Presentation on theme: "The Emerging Framework for Scholarly Communication Steve Hitchcock The Open Citation Project (OpCit), Southampton University These slides prepared for."— Presentation transcript:
The Emerging Framework for Scholarly Communication Steve Hitchcock The Open Citation Project (OpCit), Southampton University These slides prepared for The Future of Journal Publishing at Nottingham University, 22 March 2002 OpCit is a joint JISC-NSF International Digital Libraries Project
Emerging framework: the hypothesis … Scholarly electronic information will be seamless and integrated
Scholarly electronic information will be seamless and integrated The provable truth, using Google* seamless integration of information 500 results, mostly companies offering network and inter-application software seamless access to information almost 1000 sites, portals and gateways to the fore seamless linking 450 sites, leading with journal publishers and databases * Results based on Google searches November 2001
What is seamless integration? From any given document the user might expect to be able to retrieve any related document within one mouse click. Typically what is related is defined, and linked, by the author or publisher or other service provider, and is constrained by the tools and information services at their disposal. Longer term the relation may be anything the user might consider to be related.
Achieving seamless integration – Web services Emerging Web services standards are motivated by the need to connect business processes, especially databases, across the Web. The basic platform for Web services is XML plus HTTP, maintaining the ubiquity and simplicity of the Web. Web services are based on three mechanisms: to register a service (e.g. Web Service Definition Language, WSDL) to find a service (e.g. a registry such as Universal Description, Discovery, and Integration, UDDI) to communicate (e.g. Simple Object Access Protocol, SOAP) Digital library architectures are evolving to include Web services-like components, and may ultimately migrate to these emerging standards
Is seamless integration possible for the refereed scholarly literature? For scholarly research papers - those destined for peer reviewed journal publication, by authors who have no intention of receiving direct payment for publication for the work they produce - this prospect raises two subsidiary questions about the seamlessly integrated literature: Will it be complete (from the viewpoint of every user)? Will it be free (or appear to be free)? A work may appear to be free to the user when it is accessed via a library, for example. The refereed scholarly literature will need to be complete, everywhere, if seamless integration, even on a modest scale, is to be achieved.
Progress in libraries Site licenses for electronic journals, and more aggregated content from database services Alternative journals, e.g. support for the Scholarly Publishing & Academic Resources Coalition (SPARC), to increase competition in the journal market by facilitating partnerships with publishers and other journal producers Open Archives Initiative, interoperability standards to facilitate the efficient dissemination of content Fast-track standardization of OpenURL, to link users to these subscription and document services, recognising this vast new array of electronic content would need to be accessible and navigable by users within the librarys information environment
Site licences By licencing access to bundled collections of e-journals, libraries can claim to have satisfied their objective of better value for money in terms of cost per page delivered to users. The site from which users access content could be an institution, a state- wide group of institutions (e.g. OhioLINK), a national collective, such as in Canada, or even all the people of a nation, as in Iceland. The UK has the National Electronic Site Licence Initiative (NESLI), which brokers deals between publishers and participating institutions. The OhioLINK strategy: Enablers rather than gatekeepers OhioLINK claims to have overcome the library-imposed, self-limiting, collection development mentality of information rationing that pervades our community. Thomas Sanville, Executive Director, OhioLINK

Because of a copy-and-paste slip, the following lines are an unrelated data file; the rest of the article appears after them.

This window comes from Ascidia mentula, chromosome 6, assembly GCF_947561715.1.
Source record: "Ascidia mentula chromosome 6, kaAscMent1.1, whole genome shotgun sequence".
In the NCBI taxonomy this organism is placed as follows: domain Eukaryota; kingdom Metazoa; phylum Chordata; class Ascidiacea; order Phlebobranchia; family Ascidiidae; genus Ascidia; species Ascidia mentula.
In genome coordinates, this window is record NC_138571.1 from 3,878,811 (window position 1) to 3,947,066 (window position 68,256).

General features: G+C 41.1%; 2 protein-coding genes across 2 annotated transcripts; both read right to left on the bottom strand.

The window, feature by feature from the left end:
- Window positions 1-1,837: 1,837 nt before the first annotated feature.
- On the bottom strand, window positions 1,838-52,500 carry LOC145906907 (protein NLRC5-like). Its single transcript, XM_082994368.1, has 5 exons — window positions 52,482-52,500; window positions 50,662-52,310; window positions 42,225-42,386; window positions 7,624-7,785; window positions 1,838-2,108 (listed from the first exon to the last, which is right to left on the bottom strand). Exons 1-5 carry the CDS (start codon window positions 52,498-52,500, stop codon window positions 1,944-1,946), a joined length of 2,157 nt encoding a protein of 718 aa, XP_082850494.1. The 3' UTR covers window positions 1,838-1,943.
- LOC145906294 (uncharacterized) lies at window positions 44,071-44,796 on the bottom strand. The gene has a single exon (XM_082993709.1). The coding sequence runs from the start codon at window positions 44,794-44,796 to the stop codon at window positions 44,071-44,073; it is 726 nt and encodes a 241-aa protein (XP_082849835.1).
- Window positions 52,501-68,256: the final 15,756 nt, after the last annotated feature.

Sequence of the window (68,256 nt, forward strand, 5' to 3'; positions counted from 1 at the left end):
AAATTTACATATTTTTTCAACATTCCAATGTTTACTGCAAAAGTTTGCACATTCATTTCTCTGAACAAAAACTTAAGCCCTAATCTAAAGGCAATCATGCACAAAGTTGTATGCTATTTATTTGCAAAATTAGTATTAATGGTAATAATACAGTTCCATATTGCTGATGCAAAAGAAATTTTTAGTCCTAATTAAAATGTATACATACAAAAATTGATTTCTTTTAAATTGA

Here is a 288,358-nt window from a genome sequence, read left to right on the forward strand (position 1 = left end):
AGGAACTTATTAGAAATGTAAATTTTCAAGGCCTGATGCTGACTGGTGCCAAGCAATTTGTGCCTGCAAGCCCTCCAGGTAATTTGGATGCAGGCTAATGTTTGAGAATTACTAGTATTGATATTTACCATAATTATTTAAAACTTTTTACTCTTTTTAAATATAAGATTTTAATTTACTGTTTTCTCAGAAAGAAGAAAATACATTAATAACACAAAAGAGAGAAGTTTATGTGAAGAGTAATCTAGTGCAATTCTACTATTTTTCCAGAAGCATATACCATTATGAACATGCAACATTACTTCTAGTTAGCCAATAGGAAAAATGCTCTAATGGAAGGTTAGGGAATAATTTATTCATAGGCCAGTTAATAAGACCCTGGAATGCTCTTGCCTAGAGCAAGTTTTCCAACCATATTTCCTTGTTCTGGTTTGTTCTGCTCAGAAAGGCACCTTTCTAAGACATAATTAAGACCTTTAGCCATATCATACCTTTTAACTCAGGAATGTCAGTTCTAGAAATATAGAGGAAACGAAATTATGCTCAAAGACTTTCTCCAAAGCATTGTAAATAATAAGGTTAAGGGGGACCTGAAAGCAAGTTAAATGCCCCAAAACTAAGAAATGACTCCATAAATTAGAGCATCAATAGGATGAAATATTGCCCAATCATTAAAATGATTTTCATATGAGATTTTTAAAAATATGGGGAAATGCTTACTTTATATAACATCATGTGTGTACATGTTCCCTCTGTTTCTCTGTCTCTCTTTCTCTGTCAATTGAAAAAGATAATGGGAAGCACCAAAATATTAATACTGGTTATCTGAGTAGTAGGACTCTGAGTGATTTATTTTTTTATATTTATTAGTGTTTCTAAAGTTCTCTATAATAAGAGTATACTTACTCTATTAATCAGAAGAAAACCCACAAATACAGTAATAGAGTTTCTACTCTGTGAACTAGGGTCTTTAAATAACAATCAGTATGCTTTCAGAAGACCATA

Making appropriate connections Site licenses give libraries access to more journal titles. Another outcome of the serials crisis is that fewer, non-core journals are subscribed to and libraries have resorted to just-in-time document delivery and collections from licensed full-text aggregators. Library users may thus have authority to access a paper free of charge via one library subscription or another. This has become know as the appropriate copy problem. OpenURL is a generalized framework for communicating and resolving links and supports software solutions to the appropriate copy problem. OpenURL is described as an interoperability specification.
Syntax of OpenURL you are, where you are, your institution)/(where you want to go) A B C (A)An OpenURL is mediated by the HTTP protocol (B)BASEURL, data about the user, typically inserted during transport between servers. One interim mechanism is to store the BASEURL as a cookie in the users browser. The cookie identifies the resolver that provides context-sensitive services for the user. (C)QUERY, points to the referenced object, which might be an identifier, e.g. –Digital Object Identifier (DOI) –Metadata derived from an authored reference –Partial metadata - a secondary service identifies the required document OpenURL has been proposed as a National Information Standards Organization (NISO) standard
Example OpenURL architecture OpenURLs might be based on CrossRef–DOI services (from Beit-Arie et al., 2001, D-Lib Magazine, September)
The Open Archives Initiative (OAI) The OAI (http://www.openarchives.org/) defineshttp://www.openarchives.org/ A Metadata Harvesting Protocol (MHP), an application- independent interoperability framework that can be used by a variety of communities engaged in publishing content on the Web Two classes of participants –Data providers expose metadata about content –Service providers issue protocol requests to data providers OAI is a very simple, low-barrier-to-entry interface, shifting implementation complexity and operational processing load away from the data repositories to the developers of federated search services, repository redistribution services, etc.